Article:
Uploaded by Margaret Gearman

# 6 11B-Gravity Tutorial

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```Name: ____________________ Teacher: _______________ Pd. ___ Date: ________
STAAR Science Tutorial 33
TEK 6.11B: Gravity
TEK 6.11B: Understand that gravity is the force that governs the motion of
our solar system.

Gravity is a long-range force of attraction that acts between any two objects with
mass. Unlike the electromagnetic force, gravity does not have an opposite “antigravity” force of repulsion. The force of gravity is only attractive.

Gravity was first described in mathematical terms by Isaac Newton in his Law of
Universal Gravitation. This law states that “every mass in the universe attracts
every other mass with a force that is directly proportional to the product of their
masses and inversely proportional to the square of the distance between them.”

In practice, the actual attractive force of gravity between two objects depends on
their combined mass, but decreases rapidly with distance. Only very large (planet
sized or above) objects can create a significant gravitational force at any distance.
While two dust particles floating in space should have some gravitational attractive
force, the combined mass of the particles would be so small that the attraction
would not be measureable, unless they were very close to one another. On the
other hand, galaxies can attract one another gravitationally, even though separated
by millions of light years.

It is gravity that makes objects fall towards the Earth. On Earth, acceleration
due to gravity is a constant: 9.8 m/s2. What this means is that an object falling
freely in a vacuum (where there is no air resistance) will accelerate by 9.8 meters
per second for every second that it falls. Of course, on the surface of Earth there is
an atmosphere, so the acceleration is slowed somewhat by air resistance. The so
called “terminal velocity” is the maximum speed that a body of a certain shape can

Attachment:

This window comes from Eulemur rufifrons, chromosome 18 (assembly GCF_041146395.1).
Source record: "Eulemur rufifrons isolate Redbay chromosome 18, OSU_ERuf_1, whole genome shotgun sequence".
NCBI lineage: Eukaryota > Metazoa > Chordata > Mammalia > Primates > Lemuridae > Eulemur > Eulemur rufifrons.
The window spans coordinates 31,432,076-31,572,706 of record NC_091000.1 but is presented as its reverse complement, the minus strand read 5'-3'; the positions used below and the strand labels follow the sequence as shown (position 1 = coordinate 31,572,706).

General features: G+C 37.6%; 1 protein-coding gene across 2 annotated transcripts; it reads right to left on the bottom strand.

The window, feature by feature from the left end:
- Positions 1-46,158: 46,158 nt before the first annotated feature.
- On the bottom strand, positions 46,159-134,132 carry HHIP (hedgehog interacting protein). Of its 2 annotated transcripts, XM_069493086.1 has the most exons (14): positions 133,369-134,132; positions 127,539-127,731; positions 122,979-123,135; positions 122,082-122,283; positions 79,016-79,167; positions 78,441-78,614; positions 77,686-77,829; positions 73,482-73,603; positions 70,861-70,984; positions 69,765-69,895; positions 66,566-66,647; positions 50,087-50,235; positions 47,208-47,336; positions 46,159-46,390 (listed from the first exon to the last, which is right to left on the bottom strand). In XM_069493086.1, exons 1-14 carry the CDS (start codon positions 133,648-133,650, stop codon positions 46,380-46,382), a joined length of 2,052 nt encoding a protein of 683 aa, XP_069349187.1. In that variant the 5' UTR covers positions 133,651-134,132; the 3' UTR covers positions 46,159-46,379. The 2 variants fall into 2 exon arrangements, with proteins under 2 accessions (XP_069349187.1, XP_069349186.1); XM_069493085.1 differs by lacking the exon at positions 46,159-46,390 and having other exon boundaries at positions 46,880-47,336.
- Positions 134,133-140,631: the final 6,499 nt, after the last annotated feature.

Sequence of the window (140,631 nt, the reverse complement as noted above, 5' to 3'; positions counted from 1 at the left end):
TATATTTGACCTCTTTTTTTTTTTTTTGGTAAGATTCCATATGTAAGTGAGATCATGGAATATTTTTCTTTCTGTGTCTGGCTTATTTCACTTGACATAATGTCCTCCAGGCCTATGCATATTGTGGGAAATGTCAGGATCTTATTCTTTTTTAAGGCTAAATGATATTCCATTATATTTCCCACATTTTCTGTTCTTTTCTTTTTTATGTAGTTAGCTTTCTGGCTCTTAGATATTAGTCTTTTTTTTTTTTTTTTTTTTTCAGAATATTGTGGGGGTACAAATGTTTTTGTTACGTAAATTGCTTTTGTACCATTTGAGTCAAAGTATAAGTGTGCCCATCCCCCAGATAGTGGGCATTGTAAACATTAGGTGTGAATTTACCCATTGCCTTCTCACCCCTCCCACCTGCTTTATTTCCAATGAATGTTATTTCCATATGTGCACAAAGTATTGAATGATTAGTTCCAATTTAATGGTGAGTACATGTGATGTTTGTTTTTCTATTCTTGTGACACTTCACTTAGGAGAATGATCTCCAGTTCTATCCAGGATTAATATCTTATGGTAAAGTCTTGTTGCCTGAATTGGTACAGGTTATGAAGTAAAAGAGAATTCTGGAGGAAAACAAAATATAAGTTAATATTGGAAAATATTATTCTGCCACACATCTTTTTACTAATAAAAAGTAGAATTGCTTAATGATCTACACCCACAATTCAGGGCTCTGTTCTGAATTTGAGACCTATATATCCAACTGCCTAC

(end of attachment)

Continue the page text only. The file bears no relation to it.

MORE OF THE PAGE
fall through the atmosphere (at a certain elevation above sea level), because the
downward pull of gravity is balanced by the resisting force of air resistance,
stopping any further acceleration.

It is gravity that causes tides on Earth. See 8.7C: Tides for a further
discussion of how the Moon’s and the Sun’s gravity causes tides.

In a sense, it is gravity that allows the Sun to exist. The force of gravity
compressing the great mass of the Sun created the initial heat of 10 to 15 million
degrees Celsius that was necessary to start the Sun’s fusion process. It is gravity
that holds the Sun together against the outward force of fusion.

It is gravity that caused the formation of our solar system, including the Sun, and
its planets and moons. The Sun and the solar system were formed from an
inwardly revolving disk of gas that was compressed by gravity into the Sun, planets
and their moons. This revolution still exists today in the orbits of the planets and
moons, and the rotation of the Sun, planets and moons.

If gravity were the only force acting between the planets and the Sun (or between
the Moon and the Earth), the planets would simply fall directly towards the Sun.
Another force, inertia, keeps the planets orbiting the Sun, and moons orbiting
their planets. Inertia (from Newton’s 1st Law of Motion, stating that an object in
motion stays in motion) is the forward motion of the planets left-over from their
creation.
Gravity

Inertia
As the Earth orbits around the Sun, it is constantly falling towards the Sun because
of gravity, but also constantly moving forward because of inertia. When these two
motions are added together, second by second, over and over again, the resulting
motion is the nearly circular orbit of the Earth around the Sun.
Practice Questions
1.
__________________ is the long range force of attraction between any two
objects with mass.
2.
The Law of Universal Gravitation was first described mathematically by
_________________________________________.
3.
The force of gravity between two objects is directly proportional to the product
of the objects’ __________________ and inversely proportional to the square
of the _______________________ between the objects.
4.
On Earth, acceleration due to gravity is ____________ m/s2.
5.
___________________ on Earth is caused by the ________________ and
_________________ gravity acting on the oceans.
6.
______________________ caused our solar system to form by pulling together
gases and dust in a nebula.
7.
The Earth orbits the Sun because of the competing forces of
_________________ and _______________________.
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